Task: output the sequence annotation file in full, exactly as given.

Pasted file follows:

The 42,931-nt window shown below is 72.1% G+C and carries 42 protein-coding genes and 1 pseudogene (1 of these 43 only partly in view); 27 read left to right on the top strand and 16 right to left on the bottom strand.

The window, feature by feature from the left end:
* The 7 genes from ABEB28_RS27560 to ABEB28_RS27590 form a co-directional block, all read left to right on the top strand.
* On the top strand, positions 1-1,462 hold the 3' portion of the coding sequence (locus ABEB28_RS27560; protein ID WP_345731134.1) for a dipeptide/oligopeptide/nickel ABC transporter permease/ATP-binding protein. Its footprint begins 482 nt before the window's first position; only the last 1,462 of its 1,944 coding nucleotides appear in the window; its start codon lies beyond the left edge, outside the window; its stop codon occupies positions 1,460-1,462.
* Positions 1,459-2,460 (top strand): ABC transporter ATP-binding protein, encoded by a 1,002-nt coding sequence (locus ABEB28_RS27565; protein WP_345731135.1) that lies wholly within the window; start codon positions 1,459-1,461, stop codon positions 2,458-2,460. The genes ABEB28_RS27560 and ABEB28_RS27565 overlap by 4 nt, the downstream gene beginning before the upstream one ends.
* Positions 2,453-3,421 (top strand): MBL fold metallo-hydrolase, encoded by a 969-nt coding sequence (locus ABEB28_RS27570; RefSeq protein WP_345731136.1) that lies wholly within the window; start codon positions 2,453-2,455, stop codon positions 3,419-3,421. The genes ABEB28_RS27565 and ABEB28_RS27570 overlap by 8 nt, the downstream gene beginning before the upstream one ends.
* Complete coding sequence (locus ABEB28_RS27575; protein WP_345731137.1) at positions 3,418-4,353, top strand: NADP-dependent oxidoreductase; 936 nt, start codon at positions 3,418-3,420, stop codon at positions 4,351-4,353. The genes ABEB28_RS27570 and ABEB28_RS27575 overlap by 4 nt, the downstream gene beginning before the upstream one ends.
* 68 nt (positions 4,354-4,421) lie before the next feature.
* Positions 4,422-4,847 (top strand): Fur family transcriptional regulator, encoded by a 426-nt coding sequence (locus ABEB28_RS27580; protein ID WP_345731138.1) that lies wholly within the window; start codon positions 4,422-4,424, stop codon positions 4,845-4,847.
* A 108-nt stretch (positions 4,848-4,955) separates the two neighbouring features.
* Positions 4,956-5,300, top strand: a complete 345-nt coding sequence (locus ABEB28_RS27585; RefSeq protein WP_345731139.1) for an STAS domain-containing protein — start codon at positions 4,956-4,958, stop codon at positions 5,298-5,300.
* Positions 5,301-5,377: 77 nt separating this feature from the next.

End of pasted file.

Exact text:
The 42,931-nt window shown below is 72.1% G+C and carries 42 protein-coding genes and 1 pseudogene (1 of these 43 only partly in view); 27 read left to right on the top strand and 16 right to left on the bottom strand.

The window, feature by feature from the left end:
* The 7 genes from ABEB28_RS27560 to ABEB28_RS27590 form a co-directional block, all read left to right on the top strand.
* On the top strand, positions 1-1,462 hold the 3' portion of the coding sequence (locus ABEB28_RS27560; protein ID WP_345731134.1) for a dipeptide/oligopeptide/nickel ABC transporter permease/ATP-binding protein. Its footprint begins 482 nt before the window's first position; only the last 1,462 of its 1,944 coding nucleotides appear in the window; its start codon lies beyond the left edge, outside the window; its stop codon occupies positions 1,460-1,462.
* Positions 1,459-2,460 (top strand): ABC transporter ATP-binding protein, encoded by a 1,002-nt coding sequence (locus ABEB28_RS27565; protein WP_345731135.1) that lies wholly within the window; start codon positions 1,459-1,461, stop codon positions 2,458-2,460. The genes ABEB28_RS27560 and ABEB28_RS27565 overlap by 4 nt, the downstream gene beginning before the upstream one ends.
* Positions 2,453-3,421 (top strand): MBL fold metallo-hydrolase, encoded by a 969-nt coding sequence (locus ABEB28_RS27570; RefSeq protein WP_345731136.1) that lies wholly within the window; start codon positions 2,453-2,455, stop codon positions 3,419-3,421. The genes ABEB28_RS27565 and ABEB28_RS27570 overlap by 8 nt, the downstream gene beginning before the upstream one ends.
* Complete coding sequence (locus ABEB28_RS27575; protein WP_345731137.1) at positions 3,418-4,353, top strand: NADP-dependent oxidoreductase; 936 nt, start codon at positions 3,418-3,420, stop codon at positions 4,351-4,353. The genes ABEB28_RS27570 and ABEB28_RS27575 overlap by 4 nt, the downstream gene beginning before the upstream one ends.
* 68 nt (positions 4,354-4,421) lie before the next feature.
* Positions 4,422-4,847 (top strand): Fur family transcriptional regulator, encoded by a 426-nt coding sequence (locus ABEB28_RS27580; protein ID WP_345731138.1) that lies wholly within the window; start codon positions 4,422-4,424, stop codon positions 4,845-4,847.
* A 108-nt stretch (positions 4,848-4,955) separates the two neighbouring features.
* Positions 4,956-5,300, top strand: a complete 345-nt coding sequence (locus ABEB28_RS27585; RefSeq protein WP_345731139.1) for an STAS domain-containing protein — start codon at positions 4,956-4,958, stop codon at positions 5,298-5,300.
* Positions 5,301-5,377: 77 nt separating this feature from the next.